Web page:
Zika virus: Advice for travellersUpdated May 23, 2017
Updated: May 19, 2017
What is Zika?
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Zika is a virus spread by mosquitos. It causes an infection that is typically mild and lasts only a few days. Symptoms of Zika virus can include fever, headache, conjunctivitis (pink eye), skin rash and joint and muscle pain. Many people who are infected do not have symptoms.
Why should you be concerned?
Zika can cause serious birth defects including abnormally small heads (microcephaly), brain abormalities, vision and hearing loss, and more.
Zika virus is primarily spread through the bite of an infected mosquito. It can also be spread from:
- A pregnant woman infected with Zika virus to her developing fetus.
- A person infected with Zika virus to a sexual partner.
- A person infected with Zika virus who donates cells, blood or tissue.
There have also been increased reports of a serious nervous system disorder called Guillain-Barré syndrome in areas where the Zika virus is circulating.
There is no vaccine or medication that protects against or treats Zika virus infection.
Who should be concerned?
Pregnant women and those planning a pregnancy should avoid travel to countries or areas in the United States with recent or ongoing risk of Zika virus. The Zika virus infection increases the risk for serious birth defects. Women can pass the virus to their unborn babies.
The Zika virus infection can be sexually transmitted and men can carry the Zika virus in their semen for up to 6 months. Partners should be aware of the risk so they can make informed travel decisions and to take appropriate precautions.
How can you protect yourself from Zika virus?
Before your trip:
Consult the list of countries and areas in the United States to determine the risk of Zika virus infection at your destination.
Consult a health care provider or visit a travel health clinic preferably six weeks before you travel.
- Pregnant women or those planning a pregnancy should avoid travel to countries or areas in the United States with recent or ongoing risk of Zika virus infection.
- If you cannot avoid or postpone travel talk to a health care professional about the risk of Zika infection in pregnancy and follow strict mosquito bite prevention measures.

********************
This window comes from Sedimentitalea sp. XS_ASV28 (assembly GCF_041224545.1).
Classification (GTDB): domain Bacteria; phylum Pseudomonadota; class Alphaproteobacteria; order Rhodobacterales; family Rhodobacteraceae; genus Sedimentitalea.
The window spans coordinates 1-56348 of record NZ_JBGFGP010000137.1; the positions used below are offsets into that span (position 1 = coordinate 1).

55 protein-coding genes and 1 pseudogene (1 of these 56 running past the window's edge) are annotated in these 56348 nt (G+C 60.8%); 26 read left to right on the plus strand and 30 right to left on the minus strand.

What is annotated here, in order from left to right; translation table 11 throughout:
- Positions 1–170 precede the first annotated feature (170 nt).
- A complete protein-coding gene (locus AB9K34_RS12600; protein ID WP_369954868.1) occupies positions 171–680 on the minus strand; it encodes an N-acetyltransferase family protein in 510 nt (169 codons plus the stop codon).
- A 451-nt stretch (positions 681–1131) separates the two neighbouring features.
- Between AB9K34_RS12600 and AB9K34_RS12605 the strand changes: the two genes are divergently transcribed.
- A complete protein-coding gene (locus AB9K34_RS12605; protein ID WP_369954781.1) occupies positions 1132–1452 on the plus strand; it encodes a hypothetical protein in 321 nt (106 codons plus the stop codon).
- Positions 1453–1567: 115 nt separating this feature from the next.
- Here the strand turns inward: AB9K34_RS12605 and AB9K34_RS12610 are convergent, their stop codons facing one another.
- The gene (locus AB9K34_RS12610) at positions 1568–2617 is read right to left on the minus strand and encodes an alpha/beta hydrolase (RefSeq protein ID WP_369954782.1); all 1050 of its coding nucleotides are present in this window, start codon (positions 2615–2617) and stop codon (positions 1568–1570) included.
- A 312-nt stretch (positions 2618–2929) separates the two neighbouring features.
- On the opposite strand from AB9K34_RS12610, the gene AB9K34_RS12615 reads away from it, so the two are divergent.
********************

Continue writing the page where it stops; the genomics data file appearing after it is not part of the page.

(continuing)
During your trip:
All travellers should prevent mosquito bites during the day, and night when travelling to countries at risk for Zika.
The mosquito that transmits the Zika virus usually bites during the day but can also bite at night. It is generally not found at altitudes above 2,000 meters.
- Use insect repellent on exposed skin
- Cover up: wear light-coloured, long–sleeved shirts and long pants
- Stay in rooms with air conditioning and places that have intact window and door screens.
- Use bed nets: they can also cover playpens, cribs or strollers
After your trip:
See your health care provider, if you have symptoms that could be consistent with Zika virus infection.
- Tell them where you have been travelling or living.
For pregnant women, if you develop symptoms that could be consistent with Zika virus infection, you should consult a healthcare provider.
For women planning a pregnancy, it is strongly recommended that you wait at least 2 months before trying to conceive to ensure that any possible Zika virus infection has cleared your body.
For male travellers, Zika virus can persist for an extended period of time in the semen of infected males, therefore it is strongly recommended that:
- If you have a pregnant partner, you should use condoms or avoid having sex for the duration of the pregnancy.
- You and your partner should wait 6 months before trying to conceive. Use condoms or avoid having sex during that time.
- You should consider using condoms or avoid having sex with any partner for 6 months.
Information for Health Professionals
Useful resources for clinical guidance:
- Committee to Advise on Tropical Medicine and Travel Canadian Recommendations on the Prevention and Treatment of Zika Virus
- The Zika virus: Counselling travellers Tips for travellers before they leave
- Zika virus: Information for health professionals Tips for diagnosis
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